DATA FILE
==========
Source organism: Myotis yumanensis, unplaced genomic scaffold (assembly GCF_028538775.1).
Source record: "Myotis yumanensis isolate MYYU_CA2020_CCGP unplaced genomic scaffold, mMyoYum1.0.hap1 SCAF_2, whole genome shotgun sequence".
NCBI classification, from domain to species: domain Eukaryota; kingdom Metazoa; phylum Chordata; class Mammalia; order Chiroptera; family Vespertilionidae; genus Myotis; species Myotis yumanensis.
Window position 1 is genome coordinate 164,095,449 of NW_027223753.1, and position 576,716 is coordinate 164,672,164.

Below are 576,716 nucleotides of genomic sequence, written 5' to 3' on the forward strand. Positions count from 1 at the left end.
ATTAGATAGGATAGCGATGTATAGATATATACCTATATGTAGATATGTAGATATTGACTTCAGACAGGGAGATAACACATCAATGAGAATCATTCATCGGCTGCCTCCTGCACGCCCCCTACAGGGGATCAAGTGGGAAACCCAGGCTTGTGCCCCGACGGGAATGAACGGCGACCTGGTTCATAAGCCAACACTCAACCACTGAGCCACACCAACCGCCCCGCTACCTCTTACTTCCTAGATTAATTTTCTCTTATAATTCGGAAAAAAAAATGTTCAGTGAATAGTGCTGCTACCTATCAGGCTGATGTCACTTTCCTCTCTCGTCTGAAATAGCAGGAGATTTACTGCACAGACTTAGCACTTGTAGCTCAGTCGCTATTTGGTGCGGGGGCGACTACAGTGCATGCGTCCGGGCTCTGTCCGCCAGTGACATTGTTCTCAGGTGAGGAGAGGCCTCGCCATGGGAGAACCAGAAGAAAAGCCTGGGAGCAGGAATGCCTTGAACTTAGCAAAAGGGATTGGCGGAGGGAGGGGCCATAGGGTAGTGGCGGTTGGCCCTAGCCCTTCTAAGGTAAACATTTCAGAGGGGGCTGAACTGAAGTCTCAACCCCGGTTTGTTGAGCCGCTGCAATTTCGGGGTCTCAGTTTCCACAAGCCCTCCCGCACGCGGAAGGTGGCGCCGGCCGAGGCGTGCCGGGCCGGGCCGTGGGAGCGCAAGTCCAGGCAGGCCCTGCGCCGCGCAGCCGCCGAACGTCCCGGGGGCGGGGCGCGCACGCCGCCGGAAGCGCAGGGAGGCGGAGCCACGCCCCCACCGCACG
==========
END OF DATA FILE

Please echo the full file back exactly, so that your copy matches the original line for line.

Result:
Source organism: Myotis yumanensis, unplaced genomic scaffold (assembly GCF_028538775.1).
Source record: "Myotis yumanensis isolate MYYU_CA2020_CCGP unplaced genomic scaffold, mMyoYum1.0.hap1 SCAF_2, whole genome shotgun sequence".
NCBI classification, from domain to species: domain Eukaryota; kingdom Metazoa; phylum Chordata; class Mammalia; order Chiroptera; family Vespertilionidae; genus Myotis; species Myotis yumanensis.
Window position 1 is genome coordinate 164,095,449 of NW_027223753.1, and position 576,716 is coordinate 164,672,164.

Below are 576,716 nucleotides of genomic sequence, written 5' to 3' on the forward strand. Positions count from 1 at the left end.
ATTAGATAGGATAGCGATGTATAGATATATACCTATATGTAGATATGTAGATATTGACTTCAGACAGGGAGATAACACATCAATGAGAATCATTCATCGGCTGCCTCCTGCACGCCCCCTACAGGGGATCAAGTGGGAAACCCAGGCTTGTGCCCCGACGGGAATGAACGGCGACCTGGTTCATAAGCCAACACTCAACCACTGAGCCACACCAACCGCCCCGCTACCTCTTACTTCCTAGATTAATTTTCTCTTATAATTCGGAAAAAAAAATGTTCAGTGAATAGTGCTGCTACCTATCAGGCTGATGTCACTTTCCTCTCTCGTCTGAAATAGCAGGAGATTTACTGCACAGACTTAGCACTTGTAGCTCAGTCGCTATTTGGTGCGGGGGCGACTACAGTGCATGCGTCCGGGCTCTGTCCGCCAGTGACATTGTTCTCAGGTGAGGAGAGGCCTCGCCATGGGAGAACCAGAAGAAAAGCCTGGGAGCAGGAATGCCTTGAACTTAGCAAAAGGGATTGGCGGAGGGAGGGGCCATAGGGTAGTGGCGGTTGGCCCTAGCCCTTCTAAGGTAAACATTTCAGAGGGGGCTGAACTGAAGTCTCAACCCCGGTTTGTTGAGCCGCTGCAATTTCGGGGTCTCAGTTTCCACAAGCCCTCCCGCACGCGGAAGGTGGCGCCGGCCGAGGCGTGCCGGGCCGGGCCGTGGGAGCGCAAGTCCAGGCAGGCCCTGCGCCGCGCAGCCGCCGAACGTCCCGGGGGCGGGGCGCGCACGCCGCCGGAAGCGCAGGGAGGCGGAGCCACGCCCCCACCGCACG